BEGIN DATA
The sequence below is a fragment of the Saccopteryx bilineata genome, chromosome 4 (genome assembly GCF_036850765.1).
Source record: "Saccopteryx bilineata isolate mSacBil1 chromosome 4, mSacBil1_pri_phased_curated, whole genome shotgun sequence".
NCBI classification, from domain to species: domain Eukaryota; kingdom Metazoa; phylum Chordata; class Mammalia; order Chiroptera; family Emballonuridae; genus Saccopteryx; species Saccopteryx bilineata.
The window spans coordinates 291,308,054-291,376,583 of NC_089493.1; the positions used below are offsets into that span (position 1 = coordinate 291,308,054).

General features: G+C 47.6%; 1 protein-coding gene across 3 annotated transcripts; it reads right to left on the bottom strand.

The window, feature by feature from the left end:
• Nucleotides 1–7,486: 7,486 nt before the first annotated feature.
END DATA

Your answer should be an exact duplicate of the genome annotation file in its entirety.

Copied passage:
The sequence below is a fragment of the Saccopteryx bilineata genome, chromosome 4 (genome assembly GCF_036850765.1).
Source record: "Saccopteryx bilineata isolate mSacBil1 chromosome 4, mSacBil1_pri_phased_curated, whole genome shotgun sequence".
NCBI classification, from domain to species: domain Eukaryota; kingdom Metazoa; phylum Chordata; class Mammalia; order Chiroptera; family Emballonuridae; genus Saccopteryx; species Saccopteryx bilineata.
The window spans coordinates 291,308,054-291,376,583 of NC_089493.1; the positions used below are offsets into that span (position 1 = coordinate 291,308,054).

General features: G+C 47.6%; 1 protein-coding gene across 3 annotated transcripts; it reads right to left on the bottom strand.

The window, feature by feature from the left end:
• Nucleotides 1–7,486: 7,486 nt before the first annotated feature.